We want to give you the best data possible and help you improve your training. You may not know what it means when we say that our devices can collect data at 1000 Hz, while most others can only do 50 Hz. But it makes a big difference. It means that our devices can capture every tiny movement and force that you apply, while others can miss a lot of details. This makes our data more accurate and useful for you. It costs more to make devices like this, but we think it’s worth it and here is why.
We hope you enjoy reading this article that will discuss the sport specific concepts related to Newton’s Laws. However, we assume that you already have a basic knowledge about the physics behind these laws. If you don’t, we kindly suggest that you review them first before reading this article. This will help you understand the concepts better and get more out of this article.
Before we look at how to improve your strength and performance, we need to talk about what to measure. At CC Athletics, we focus on three things that tell us how strong you are; peak force, time to peak and RFD (Rate of force development).
Peak force is the highest amount of force that an athlete can produce during a specific movement and reflects the athlete’s potential weight lifting capacity (Science for Sport, 2021). Force is measured in newtons (N) and is determined by multiplying mass (in kilograms) by acceleration (in meters per second squared) (F=m*a) (Science for Sport, 2021).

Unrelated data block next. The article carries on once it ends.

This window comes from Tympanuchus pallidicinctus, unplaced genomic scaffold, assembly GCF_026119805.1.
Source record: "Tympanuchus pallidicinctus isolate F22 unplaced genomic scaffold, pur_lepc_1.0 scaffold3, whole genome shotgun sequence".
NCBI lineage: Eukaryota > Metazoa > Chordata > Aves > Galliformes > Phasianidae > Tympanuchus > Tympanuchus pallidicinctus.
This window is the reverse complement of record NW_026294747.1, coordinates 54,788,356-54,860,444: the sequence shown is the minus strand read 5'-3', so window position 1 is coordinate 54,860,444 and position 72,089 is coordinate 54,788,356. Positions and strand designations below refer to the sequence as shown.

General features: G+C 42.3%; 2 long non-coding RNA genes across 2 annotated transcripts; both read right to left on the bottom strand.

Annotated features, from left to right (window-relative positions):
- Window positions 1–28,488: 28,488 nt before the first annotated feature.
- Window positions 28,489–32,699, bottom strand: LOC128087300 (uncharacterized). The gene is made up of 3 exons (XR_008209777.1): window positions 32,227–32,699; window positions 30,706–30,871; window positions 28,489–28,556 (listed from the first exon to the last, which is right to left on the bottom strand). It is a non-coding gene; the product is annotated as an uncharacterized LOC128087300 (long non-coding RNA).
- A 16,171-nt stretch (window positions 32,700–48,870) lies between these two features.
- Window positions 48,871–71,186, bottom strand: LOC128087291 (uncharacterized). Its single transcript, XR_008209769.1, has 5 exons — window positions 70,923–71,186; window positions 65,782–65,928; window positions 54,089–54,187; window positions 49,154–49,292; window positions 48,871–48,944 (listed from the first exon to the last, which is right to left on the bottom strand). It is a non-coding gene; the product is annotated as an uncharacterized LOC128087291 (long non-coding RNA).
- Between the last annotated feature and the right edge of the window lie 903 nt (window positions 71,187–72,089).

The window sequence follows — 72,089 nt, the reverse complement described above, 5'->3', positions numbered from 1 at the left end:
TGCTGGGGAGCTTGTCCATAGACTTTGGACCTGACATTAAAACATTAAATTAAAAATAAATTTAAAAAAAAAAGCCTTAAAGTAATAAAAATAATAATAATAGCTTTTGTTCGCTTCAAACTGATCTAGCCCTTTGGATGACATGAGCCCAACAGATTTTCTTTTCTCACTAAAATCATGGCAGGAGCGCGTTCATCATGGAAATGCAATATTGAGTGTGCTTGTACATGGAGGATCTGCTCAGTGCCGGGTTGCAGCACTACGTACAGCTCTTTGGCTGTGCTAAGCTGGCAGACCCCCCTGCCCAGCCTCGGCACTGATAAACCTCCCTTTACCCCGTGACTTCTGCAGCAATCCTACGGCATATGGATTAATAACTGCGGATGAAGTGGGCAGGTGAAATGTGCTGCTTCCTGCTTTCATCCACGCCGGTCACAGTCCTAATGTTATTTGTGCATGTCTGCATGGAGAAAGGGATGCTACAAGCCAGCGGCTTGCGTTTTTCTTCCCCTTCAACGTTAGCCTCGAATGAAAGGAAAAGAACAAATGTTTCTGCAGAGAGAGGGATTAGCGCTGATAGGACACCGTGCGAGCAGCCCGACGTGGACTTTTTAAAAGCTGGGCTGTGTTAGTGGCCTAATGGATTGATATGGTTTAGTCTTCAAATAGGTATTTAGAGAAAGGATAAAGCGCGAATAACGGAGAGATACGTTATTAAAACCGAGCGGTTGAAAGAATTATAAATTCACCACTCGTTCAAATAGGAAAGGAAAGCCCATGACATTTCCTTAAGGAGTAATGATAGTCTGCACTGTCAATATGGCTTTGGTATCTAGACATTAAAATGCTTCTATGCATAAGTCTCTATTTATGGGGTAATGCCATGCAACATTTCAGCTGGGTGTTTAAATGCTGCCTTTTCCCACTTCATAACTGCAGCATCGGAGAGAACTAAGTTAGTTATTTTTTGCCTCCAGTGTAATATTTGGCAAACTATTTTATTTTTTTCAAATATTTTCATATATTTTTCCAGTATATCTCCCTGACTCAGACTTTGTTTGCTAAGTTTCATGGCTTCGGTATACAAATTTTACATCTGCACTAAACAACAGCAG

Time to peak force is the time interval between when an athlete “decides” to contract a muscle group for a certain movement and when the peak force is reached (Barnes et al., 2007). This is important for movements that involve short contact times, such as kicking a soccer ball. The athlete needs to reach the peak force before or as close as possible to the contact with the ball, otherwise the full potential of the force output will not be utilized.
Rate of force development (RFD) is a measure of explosive strength, or how fast an athlete can produce force (Science for Sport, 2016). It is defined as the change in force divided by the change in time. RFD is not constant and varies depending on the stage of the force measurement. (See image on top)
We invested more money on our devices and the hardware to enable a 1000 Hz measurement so we can capture these useful features. Peak force is the moment when the athlete generates the most force, and it lasts for a very short time. Therefore, a more precise measurement with a thousand data points per second will capture the actual force output better than a less precise one with only 50 data points per second that most products offer. Moreover, for measuring time to peak and RFD, the responsiveness of the device is even more critical.
As a sports practitioner, you should know what you want to measure and how to use the data. That’s why we at CC Athletics prioritize the responsiveness of our devices, so you can base your important decisions on the best possible data.
Science for Sport. (2021). Peak force. Retrieved from https://www.scienceforsport.com/peak-force/
Barnes, A., Kilding, A., Ross, A., & McGuigan, M. (2007). Lower-body determinants of running economy in male and female distance runners. Journal of Strength and Conditioning Research, 21(3), 952-956. https://doi.org/10.1519/R-19965.1
Science for Sport. (2016). Rate of force development (RFD). Retrieved from https://www.scienceforsport.com/rate-of-force-development-rfd-2/
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